The cover for J K Rowling's The Ickabog has been revealed, with the fairytale to be published on 10th November by Hachette Children's Group.
Its UK edition will be released in hardback and as an e-book and will be available in the UK, Ireland, Australia, New Zealand and India. The English language audio edition will be available exclusively from Audible with international editions to follow.
Originally written as a bedtime story for her own children, the story has been serialised online over the summer. Rowling will donate royalties from the book to the Volant Charitable Trust, to assist groups who have been particularly impacted by the Covid-19 pandemic in the UK and internationally.
Ruth Alltimes, group senior publisher, commented: “Hachette Children’s Group is absolutely thrilled to be publishing J K Rowling’s The Ickabog, a brilliantly original fairytale from one of the world’s greatest storytellers. The kingdom of Cornucopia is the perfect setting for an extraordinary adventure that will test two children’s bravery to the limit, as they try to uncover the truth behind the legend of The Ickabog. This is a story as imaginative and creative as the thousands of pictures drawn by young readers in response to it. It’s also a story about the power of hope and friendship – one that readers of all ages will want to return to, again and again”
Following an online competition the book has been brought to life with full-colour illustrations by youngsters aged seven to 12.
Alltimes added: “We have seen a phenomenal response to our illustration competition, with over 18,000 entries from the UK, Ireland, Australia, New Zealand and India. As a result, our gorgeous hardback edition will be filled with 34 fabulous full-colour illustrations by the competition winners. The winners will be announced in August.”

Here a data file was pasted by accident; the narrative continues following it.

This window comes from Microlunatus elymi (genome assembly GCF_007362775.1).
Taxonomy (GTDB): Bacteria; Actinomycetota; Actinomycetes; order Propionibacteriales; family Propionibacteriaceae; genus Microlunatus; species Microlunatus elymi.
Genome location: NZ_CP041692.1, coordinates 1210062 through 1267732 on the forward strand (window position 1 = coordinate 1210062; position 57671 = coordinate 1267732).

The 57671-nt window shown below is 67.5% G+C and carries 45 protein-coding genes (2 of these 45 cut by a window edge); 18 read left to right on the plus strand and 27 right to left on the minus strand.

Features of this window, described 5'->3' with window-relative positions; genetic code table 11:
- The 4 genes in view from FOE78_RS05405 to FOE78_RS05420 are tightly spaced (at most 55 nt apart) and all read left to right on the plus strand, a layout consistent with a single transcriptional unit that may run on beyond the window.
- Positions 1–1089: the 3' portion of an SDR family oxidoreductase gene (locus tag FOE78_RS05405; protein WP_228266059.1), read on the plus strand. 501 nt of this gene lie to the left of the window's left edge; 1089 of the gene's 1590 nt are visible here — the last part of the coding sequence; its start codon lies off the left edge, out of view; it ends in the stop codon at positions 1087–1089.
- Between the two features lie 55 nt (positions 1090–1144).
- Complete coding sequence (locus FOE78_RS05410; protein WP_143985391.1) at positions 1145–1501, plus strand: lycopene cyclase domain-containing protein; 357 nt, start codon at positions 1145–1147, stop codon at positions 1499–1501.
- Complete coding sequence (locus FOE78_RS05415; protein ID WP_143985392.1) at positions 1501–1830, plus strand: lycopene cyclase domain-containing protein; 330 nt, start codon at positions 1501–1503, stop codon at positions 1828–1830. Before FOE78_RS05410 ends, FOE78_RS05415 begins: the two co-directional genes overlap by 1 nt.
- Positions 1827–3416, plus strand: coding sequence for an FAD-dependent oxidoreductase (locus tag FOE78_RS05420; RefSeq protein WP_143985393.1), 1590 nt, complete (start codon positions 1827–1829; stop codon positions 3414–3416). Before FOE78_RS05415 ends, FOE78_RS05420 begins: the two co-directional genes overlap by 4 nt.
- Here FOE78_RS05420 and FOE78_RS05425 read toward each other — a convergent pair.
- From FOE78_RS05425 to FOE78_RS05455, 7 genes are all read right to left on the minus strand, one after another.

First revealed in May, The Ickabog is billed as “a warm, fast-paced, funny fairytale of a fearsome monster, thrilling adventure, and hope against all odds.”
Its synopsis explains: “The kingdom of Cornucopia was once the happiest in the world. It had plenty of gold, a king with the finest moustaches you could imagine, and butchers, bakers and cheesemongers whose exquisite foods made a person dance with delight when they ate them.
“Everything was perfect – except for the misty Marshlands to the north which, according to legend, were home to the monstrous Ickabog. Anyone sensible knew that the Ickabog was just a myth, to scare children into behaving. But the funny thing about myths is that sometimes they take on a life of their own.
“Could a myth unseat a beloved king? Could a myth bring a once happy country to its knees? Could a myth thrust two brave children into an adventure they didn’t ask for and never expected?”
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